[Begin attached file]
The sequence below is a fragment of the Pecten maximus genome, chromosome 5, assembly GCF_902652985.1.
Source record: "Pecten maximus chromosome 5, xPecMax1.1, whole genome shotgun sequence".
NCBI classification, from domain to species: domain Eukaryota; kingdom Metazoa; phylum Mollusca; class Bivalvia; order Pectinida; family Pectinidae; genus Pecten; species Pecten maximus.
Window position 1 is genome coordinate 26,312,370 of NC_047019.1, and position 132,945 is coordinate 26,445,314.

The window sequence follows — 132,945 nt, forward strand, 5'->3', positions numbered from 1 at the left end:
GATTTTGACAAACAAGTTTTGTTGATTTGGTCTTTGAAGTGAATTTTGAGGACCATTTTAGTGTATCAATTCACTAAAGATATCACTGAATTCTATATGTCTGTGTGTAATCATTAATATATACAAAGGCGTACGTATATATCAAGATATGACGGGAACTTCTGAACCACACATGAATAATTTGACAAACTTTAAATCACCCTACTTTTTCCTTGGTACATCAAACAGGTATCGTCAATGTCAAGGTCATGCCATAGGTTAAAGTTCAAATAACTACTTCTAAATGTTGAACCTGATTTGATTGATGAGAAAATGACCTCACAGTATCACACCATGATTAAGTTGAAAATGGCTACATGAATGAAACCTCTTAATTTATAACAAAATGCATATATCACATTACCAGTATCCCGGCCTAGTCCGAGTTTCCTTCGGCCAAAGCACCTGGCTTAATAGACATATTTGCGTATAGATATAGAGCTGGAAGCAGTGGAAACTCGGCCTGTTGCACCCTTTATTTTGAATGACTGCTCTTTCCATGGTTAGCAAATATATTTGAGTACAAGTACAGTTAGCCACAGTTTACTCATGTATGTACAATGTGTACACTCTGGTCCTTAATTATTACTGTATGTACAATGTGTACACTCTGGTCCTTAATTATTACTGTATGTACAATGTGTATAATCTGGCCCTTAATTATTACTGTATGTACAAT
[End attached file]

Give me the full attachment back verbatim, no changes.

The sequence below is a fragment of the Pecten maximus genome, chromosome 5, assembly GCF_902652985.1.
Source record: "Pecten maximus chromosome 5, xPecMax1.1, whole genome shotgun sequence".
NCBI classification, from domain to species: domain Eukaryota; kingdom Metazoa; phylum Mollusca; class Bivalvia; order Pectinida; family Pectinidae; genus Pecten; species Pecten maximus.
Window position 1 is genome coordinate 26,312,370 of NC_047019.1, and position 132,945 is coordinate 26,445,314.

The window sequence follows — 132,945 nt, forward strand, 5'->3', positions numbered from 1 at the left end:
GATTTTGACAAACAAGTTTTGTTGATTTGGTCTTTGAAGTGAATTTTGAGGACCATTTTAGTGTATCAATTCACTAAAGATATCACTGAATTCTATATGTCTGTGTGTAATCATTAATATATACAAAGGCGTACGTATATATCAAGATATGACGGGAACTTCTGAACCACACATGAATAATTTGACAAACTTTAAATCACCCTACTTTTTCCTTGGTACATCAAACAGGTATCGTCAATGTCAAGGTCATGCCATAGGTTAAAGTTCAAATAACTACTTCTAAATGTTGAACCTGATTTGATTGATGAGAAAATGACCTCACAGTATCACACCATGATTAAGTTGAAAATGGCTACATGAATGAAACCTCTTAATTTATAACAAAATGCATATATCACATTACCAGTATCCCGGCCTAGTCCGAGTTTCCTTCGGCCAAAGCACCTGGCTTAATAGACATATTTGCGTATAGATATAGAGCTGGAAGCAGTGGAAACTCGGCCTGTTGCACCCTTTATTTTGAATGACTGCTCTTTCCATGGTTAGCAAATATATTTGAGTACAAGTACAGTTAGCCACAGTTTACTCATGTATGTACAATGTGTACACTCTGGTCCTTAATTATTACTGTATGTACAATGTGTACACTCTGGTCCTTAATTATTACTGTATGTACAATGTGTATAATCTGGCCCTTAATTATTACTGTATGTACAAT